Shading Derate Factor for MultipleRow PV Arrays as a Function of PV Array Type and Ground Cover Ratio
The derate factor for age accounts for losses in performance over time due primarily to weathering of the PV modules. The loss in performance is typically 1% per year. For the default value of 1.00, PVWATTS assumes that the PV system is in its 1st year of operation. For the 11th year of operation, a derate factor of 0.90 would be appropriate. Because the PVWATTS overall DC to AC derate factor is determined for STC, a component derate factor for temperature is not part of its determination. Power corrections for PV module operating temperature are performed for each hour of the year as PVWATTS reads the meteorological data for the location and computes the performance. A power correction of 0.5% per ^{o}C for crystalline silicon PV modules is used. 

Fixed or tracking array  
The PV array may either be fixed, suntracking with one axis of rotation, or suntracking with two axes of rotation. The default value is a fixed PV array.  


PV array tilt angle (0° to 90°)  
For a fixed PV array, the tilt angle is the angle from horizontal of the
inclination of the PV array (0° = horizontal, 90° = vertical). For a
suntracking PV array with one axis of rotation, the tilt angle is the angle
from horizontal of the inclination of the tracker axis. The tilt angle is not
applicable for suntracking PV arrays with two axes of rotation.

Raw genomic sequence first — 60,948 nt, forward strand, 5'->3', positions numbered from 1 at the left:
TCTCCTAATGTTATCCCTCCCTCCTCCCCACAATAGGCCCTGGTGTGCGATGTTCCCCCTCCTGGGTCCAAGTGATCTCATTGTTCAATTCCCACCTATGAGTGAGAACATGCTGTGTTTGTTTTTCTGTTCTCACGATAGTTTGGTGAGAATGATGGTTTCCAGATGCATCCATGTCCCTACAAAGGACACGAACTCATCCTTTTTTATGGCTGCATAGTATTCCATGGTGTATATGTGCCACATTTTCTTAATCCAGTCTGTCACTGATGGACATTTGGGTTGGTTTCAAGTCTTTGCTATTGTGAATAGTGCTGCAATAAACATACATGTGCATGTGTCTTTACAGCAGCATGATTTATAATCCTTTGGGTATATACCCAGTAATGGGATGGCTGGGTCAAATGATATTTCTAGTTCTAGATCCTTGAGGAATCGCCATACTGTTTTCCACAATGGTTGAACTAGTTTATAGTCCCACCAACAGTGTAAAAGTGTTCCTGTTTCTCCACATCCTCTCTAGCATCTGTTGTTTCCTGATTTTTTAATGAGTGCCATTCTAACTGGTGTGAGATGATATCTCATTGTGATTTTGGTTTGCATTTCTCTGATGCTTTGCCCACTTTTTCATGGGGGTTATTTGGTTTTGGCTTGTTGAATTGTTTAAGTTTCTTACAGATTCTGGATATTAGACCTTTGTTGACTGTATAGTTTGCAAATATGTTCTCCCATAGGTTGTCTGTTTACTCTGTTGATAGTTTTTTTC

The default value is a tilt angle equal to the station's latitude. This normally maximizes annual energy production. Increasing the tilt angle favors energy production in the winter, while decreasing the tilt angle favors energy production in the summer. For roofmounted PV arrays, the table below gives tilt angles for various roof pitches (ratio of vertical rise to horizontal run).


PV array azimuth angle (0° to 360°)  
For a fixed PV array, the azimuth angle is the angle clockwise from true north of
the direction that the PV array faces. For a suntracking PV array with one axis of rotation,
the azimuth angle is
the angle clockwise from true north of the direction of the axis of rotation. The azimuth angle
is not applicable for suntracking PV arrays with two axes of rotation.
The default value is an azimuth angle of 180° (southfacing) for locations in the northern hemisphere, and 0° (northfacing) for locations in the southern hemisphere. This normally maximizes energy production. For the northern hemisphere, increasing the azimuth angle favors afternoon energy production, while decreasing the azimuth angle favors morning energy production. The opposite is true for the southern hemisphere. The table below provides azimuth angles for various headings.


Electricity cost  
Version 1: For the U.S. and its Territories, the default value is the average 2004 residential
electric rate for the state where the station is located. Source: Energy Information Administration.
For locations in regions outside the U.S., the default value is the average 2004 or 2005 residential
electric rate for the country where the station is located. Sources: IEA Electricity Information 2005;
IEA Energy Prices & Taxes, 4th Quarter 2005; and Eurostat Gas and Electricity Market Statistics 2005.
For some countries, no electric cost information is available and the default values are set to zero.
For these countries, the user should enter a value based on their knowledge. Electric costs are presented
in the country's currency. To convert results to another currency, the user may go to
http://www.oanda.com/converter/classic.
Version 2: Default value is the average 2004 residential electric rate for the cell chosen by the user. Note that some areas are not covered by any utility provider. For these areas the electric rate for the nearest utlity service area is used. Source: Resource Data International.